landscape architect, farmer
Born: circa 1902
Birthplace: Osaka, Japan
Raised in Japan, Taniguchi immigrated to Stockton, Calif., as a teenager in 1915. He was a farmer in California, raising bonsai plants and crops. He returned to Japan only once, to marry his childhood sweetheart. They had two sons, Alan and Isumu. During World War II, Taniguchi and his family, like 120,000 other Japanese Americans, were forced to live in relocation camps. Taniguchi was interned at Crystal City, south of San Antonio. After the war, he remained in Texas, raising cotton, crops, and flowers in the Rio Grande Valley. He retired to Austin in 1967 to be near his son Alan.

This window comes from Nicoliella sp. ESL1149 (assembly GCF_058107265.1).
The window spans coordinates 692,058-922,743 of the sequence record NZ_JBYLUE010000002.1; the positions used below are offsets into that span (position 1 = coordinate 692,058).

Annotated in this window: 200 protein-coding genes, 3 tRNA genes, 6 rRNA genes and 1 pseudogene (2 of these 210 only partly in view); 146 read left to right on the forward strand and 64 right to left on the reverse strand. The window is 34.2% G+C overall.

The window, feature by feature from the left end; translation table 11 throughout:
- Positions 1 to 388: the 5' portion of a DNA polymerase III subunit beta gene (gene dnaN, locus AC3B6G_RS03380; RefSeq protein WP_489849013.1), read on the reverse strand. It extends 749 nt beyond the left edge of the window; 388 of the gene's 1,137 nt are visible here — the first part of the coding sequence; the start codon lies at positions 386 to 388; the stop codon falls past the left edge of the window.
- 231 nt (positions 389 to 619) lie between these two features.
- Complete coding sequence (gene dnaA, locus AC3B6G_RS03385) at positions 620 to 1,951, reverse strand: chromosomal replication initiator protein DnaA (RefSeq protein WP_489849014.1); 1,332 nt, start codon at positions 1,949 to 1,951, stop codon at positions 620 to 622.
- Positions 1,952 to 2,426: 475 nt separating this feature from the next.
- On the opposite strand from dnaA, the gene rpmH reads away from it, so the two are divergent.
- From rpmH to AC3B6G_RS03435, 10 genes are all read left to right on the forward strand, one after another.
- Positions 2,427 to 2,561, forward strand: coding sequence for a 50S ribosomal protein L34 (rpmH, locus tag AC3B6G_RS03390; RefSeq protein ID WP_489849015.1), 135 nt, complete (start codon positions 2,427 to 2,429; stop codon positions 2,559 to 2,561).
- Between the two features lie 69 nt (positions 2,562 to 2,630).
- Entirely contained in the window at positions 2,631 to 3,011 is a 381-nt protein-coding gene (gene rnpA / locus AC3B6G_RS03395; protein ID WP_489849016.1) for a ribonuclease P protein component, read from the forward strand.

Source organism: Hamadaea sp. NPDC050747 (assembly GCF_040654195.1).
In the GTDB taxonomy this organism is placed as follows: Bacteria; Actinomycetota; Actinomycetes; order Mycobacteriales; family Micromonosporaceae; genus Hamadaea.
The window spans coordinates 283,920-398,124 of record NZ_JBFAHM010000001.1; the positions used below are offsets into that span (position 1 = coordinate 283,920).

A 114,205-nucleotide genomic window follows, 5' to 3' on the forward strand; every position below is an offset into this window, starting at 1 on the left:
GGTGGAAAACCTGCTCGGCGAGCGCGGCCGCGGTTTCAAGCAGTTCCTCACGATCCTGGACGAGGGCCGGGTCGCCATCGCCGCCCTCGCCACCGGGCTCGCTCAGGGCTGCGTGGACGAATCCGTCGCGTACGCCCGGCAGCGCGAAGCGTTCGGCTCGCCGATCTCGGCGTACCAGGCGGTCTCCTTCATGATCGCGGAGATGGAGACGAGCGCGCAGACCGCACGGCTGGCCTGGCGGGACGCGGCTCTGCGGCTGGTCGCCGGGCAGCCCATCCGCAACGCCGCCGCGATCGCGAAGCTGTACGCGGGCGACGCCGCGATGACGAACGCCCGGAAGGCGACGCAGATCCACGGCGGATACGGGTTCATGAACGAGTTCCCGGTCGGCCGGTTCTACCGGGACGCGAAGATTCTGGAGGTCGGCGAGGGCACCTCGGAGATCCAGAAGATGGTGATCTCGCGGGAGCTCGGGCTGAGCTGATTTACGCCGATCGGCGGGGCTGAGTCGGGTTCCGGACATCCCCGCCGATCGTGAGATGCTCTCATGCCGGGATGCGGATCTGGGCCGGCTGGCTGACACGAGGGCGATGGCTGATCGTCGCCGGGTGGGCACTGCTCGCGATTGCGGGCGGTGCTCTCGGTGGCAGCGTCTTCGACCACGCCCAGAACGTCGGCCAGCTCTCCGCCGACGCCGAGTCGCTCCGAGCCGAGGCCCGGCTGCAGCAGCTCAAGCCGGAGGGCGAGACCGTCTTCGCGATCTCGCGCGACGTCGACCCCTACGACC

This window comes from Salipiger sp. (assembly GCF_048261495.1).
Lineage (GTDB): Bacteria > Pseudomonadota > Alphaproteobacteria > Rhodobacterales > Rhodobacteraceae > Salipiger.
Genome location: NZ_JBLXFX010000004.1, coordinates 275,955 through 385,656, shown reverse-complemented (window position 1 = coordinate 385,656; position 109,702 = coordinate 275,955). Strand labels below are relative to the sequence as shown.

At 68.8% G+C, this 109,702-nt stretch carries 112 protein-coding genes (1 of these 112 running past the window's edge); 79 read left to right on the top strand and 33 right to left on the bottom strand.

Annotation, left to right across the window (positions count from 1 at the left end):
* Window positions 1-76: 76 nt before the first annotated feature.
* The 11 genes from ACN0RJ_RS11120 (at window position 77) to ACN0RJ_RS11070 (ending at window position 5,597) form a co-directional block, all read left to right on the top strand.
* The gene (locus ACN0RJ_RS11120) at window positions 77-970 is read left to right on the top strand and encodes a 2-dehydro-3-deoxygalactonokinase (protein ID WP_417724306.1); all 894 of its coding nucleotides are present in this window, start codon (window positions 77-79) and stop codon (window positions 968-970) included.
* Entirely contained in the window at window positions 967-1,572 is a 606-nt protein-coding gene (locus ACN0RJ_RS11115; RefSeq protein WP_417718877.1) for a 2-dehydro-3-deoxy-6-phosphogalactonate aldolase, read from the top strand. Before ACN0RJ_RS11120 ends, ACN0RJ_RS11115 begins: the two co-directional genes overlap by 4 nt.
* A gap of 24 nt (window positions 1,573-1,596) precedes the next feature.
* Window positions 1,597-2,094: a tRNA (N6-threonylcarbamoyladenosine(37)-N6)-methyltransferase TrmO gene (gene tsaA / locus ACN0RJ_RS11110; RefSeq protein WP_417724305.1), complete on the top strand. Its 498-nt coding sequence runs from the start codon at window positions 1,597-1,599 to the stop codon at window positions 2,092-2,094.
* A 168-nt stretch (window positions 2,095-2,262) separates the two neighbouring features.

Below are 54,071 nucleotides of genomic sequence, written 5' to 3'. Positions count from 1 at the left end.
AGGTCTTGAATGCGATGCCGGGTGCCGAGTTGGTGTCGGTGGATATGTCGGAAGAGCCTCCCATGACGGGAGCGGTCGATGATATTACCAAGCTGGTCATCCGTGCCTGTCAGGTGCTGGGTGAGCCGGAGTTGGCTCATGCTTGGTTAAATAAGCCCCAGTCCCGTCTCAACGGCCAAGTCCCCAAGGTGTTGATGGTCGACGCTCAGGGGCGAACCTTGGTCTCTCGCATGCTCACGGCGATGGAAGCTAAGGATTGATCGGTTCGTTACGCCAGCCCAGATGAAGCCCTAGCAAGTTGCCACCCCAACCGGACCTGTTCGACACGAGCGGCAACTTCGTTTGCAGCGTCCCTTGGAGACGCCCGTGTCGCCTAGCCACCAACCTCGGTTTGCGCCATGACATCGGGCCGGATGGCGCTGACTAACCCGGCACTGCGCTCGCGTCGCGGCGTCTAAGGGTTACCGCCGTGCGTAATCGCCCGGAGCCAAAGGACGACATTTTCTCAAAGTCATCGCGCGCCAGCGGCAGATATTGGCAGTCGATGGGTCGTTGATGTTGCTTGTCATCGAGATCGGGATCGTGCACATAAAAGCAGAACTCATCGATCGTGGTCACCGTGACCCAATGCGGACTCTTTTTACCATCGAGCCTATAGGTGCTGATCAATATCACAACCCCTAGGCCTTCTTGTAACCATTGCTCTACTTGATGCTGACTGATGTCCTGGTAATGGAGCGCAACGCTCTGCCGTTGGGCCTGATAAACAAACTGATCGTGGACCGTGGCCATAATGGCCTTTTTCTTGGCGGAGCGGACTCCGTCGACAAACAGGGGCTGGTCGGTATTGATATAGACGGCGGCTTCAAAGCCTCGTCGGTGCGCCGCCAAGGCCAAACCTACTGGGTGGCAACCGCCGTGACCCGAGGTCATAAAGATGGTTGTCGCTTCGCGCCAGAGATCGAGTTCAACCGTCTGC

Out of gratitude for his sons' education at the University of Texas at Austin, Taniguchi offered to create a Japanese garden for the City of Austin. The city parks department let Taniguchi have three acres of land in Zilker Botanical Garden. With no more than one assistant at a time, Taniguchi worked as a volunteer for 18 months to create the gardens. All plants and material were donated from local nurseries. The gardens feature a series of ponds that spell “Austin” when viewed from the air, a 12-foot waterfall, a teahouse, a Half Moon bridge, a lotus pond with a miniature island, and extensive Japanese landscaping. Today the Isamu Taniguchi Oriental Garden is a popular attraction.Died: 1992